"We think the odds of this [Dish-UScellular deal] are very small; there is only one overlapping band (600MHz); and the network architectures are incompatible," wrote the New Street analysts. "UScellular would presumably have to be willing to take stock in a Dish deal."

Charter and other cable companies

"One thought that should not be ruled out is a possible bid from Charter," analyst Jim Patterson of Patterson Advisory Group in his weekly newsletter. "Of the cable companies who are most highly interested in wireless ownership, they would be the one we could see leading a consortium bid. Charter has significant operations in North Carolina, Wisconsin, and Maine and might have enough CBRS and other spectrum to fill in part / most of the Kansas City Metropolitan Trading Area (MTA). And they have little interest in the TDS wireline asset. Mediacom (Iowa), Suddenlink (West Virginia), and Cox (Nebraska and Oklahoma) might also be interested in joining some sort of consortia."

But others disagreed.

"We would rule out cable as a buyer entirely," wrote the New Street analysts.

And Entner, of Recon Analytics, argued that UScellular's coverage area does not match up with any cable company footprint.

Tower companies

UScellular's cell tower business would undoubtedly be interesting to companies like American Tower or SBA Communications. After all, such companies have built their entire businesses around buying or building cell towers and then renting space on those towers to wireless network operators.

However, UScellular's cell tower business is complicated by the fact that its network is the main user of its towers. Meaning, if UScellular's network is dismantled, its towers may no longer carry much value.

In its most recent earnings report, UScelluar said it continues to work to rent its towers out to other wireless network operators. The company said that it currently counts around 1.55 tenants per tower, up from 1.44 two years ago.

Dark horse bidders

Of course, there's always the possibility that a surprise buyer will emerge, whether Google or another deep-pocketed technology company.

That possibility came up during Entner's podcast. However, he said the prospect of an up-and-coming tech company buying an aging, regional wireless network operator is about as likely as the Catholic Church buying UScellular.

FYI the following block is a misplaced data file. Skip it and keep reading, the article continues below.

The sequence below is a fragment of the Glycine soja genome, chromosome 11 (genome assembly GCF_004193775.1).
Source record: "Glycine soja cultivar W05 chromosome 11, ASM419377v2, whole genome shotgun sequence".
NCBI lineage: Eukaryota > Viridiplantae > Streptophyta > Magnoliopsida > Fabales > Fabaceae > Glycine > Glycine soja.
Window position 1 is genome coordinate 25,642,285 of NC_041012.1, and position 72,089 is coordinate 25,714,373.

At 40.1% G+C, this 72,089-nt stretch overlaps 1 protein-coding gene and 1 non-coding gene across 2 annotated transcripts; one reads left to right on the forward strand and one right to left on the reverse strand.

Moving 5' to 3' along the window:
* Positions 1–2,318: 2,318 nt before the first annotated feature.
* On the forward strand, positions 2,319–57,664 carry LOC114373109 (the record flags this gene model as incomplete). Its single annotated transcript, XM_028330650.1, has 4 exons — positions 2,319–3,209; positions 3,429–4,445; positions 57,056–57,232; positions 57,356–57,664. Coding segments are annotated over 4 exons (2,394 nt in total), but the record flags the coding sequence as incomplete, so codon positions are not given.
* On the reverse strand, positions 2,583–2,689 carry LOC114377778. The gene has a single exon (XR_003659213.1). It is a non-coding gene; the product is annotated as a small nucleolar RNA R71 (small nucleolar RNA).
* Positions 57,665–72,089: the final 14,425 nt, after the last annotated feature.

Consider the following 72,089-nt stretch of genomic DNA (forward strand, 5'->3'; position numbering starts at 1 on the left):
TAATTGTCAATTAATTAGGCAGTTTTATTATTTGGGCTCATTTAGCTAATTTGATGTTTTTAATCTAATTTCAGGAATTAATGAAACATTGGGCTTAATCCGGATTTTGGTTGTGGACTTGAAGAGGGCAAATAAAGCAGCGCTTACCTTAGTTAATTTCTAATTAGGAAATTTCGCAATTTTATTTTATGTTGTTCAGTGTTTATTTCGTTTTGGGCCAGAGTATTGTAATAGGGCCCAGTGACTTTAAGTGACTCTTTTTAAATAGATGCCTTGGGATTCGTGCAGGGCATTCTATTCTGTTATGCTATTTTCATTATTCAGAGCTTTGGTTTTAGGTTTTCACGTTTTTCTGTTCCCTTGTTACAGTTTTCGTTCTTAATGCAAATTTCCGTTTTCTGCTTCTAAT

What will it cost?

Price, of course, will be the deciding factor in any purchase of UScellular's assets. And the value of spectrum licenses or cell towers is notoriously difficult to pin down.

"We can't put numbers on what UScellular's tower portfolio is worth or what bidders might pay. We don't know how the assessment of strategic alternatives will play out," wrote the financial analysts at MoffettNathanson in a recent note to investors regarding UScelluar's cell tower portfolio. "We don't know what rent, escalator, capacity rights, contract duration, and other terms UScellular (or a successor) might negotiate as part of a deal, which involves trade-offs between the value of UScellular's towers and the value of UScellular's carrier business and its appeal as an M&A target. We don't know what share of its towers are on owned land vs. leased land. We don't know how many sites an acquirer would decommission."

But the financial analysts at Raymond James estimated the value of UScellular's 4,300 cell towers at around $2.9 billion. They pegged the value of UScellular's mostly unused spectrum holdings – including its millimeter wave, 3.5GHz CBRS, C-band and 3.45GHz licenses – at around $2.5 billion. And they gave UScellular's mobile business, including its roughly 5 million customers, a value of $2.6 billion.

Will regulators approve the transaction?

Regulatory approval is often a big unknown in any merger or acquisition. For example, T-Mobile worked for more than two years to obtain approval for its purchase of Sprint.

Further, the topic has gained heat during recent years, particularly considering the Biden administration's Department of Justice has been actively moving against mergers such as Microsoft's bid for Activision.

But most analysts argued UScellular's small stature will smooth its sales process. Indeed, the New Street analysts estimated the company commands a 1% share of the US mobile market.

"If past antitrust analysis prevails, we think it will be approved," the New Street analysts wrote in a recent note to investors. But they argued that approvals could be more difficult to obtain if a major carrier like T-Mobile, AT&T or Verizon makes a bid for UScellular.

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Mike Dano, Editorial Director, 5G & Mobile Strategies, Light Reading | @mikeddano

About the Author(s)

Mike Dano

Editorial Director, 5G & Mobile Strategies, Light Reading

Mike Dano is Light Reading's Editorial Director, 5G & Mobile Strategies. Mike can be reached at [email protected], @mikeddano or on LinkedIn.

Based in Denver, Mike has covered the wireless industry as a journalist for almost two decades, first at RCR Wireless News and then at FierceWireless and recalls once writing a story about the transition from black and white to color screens on cell phones.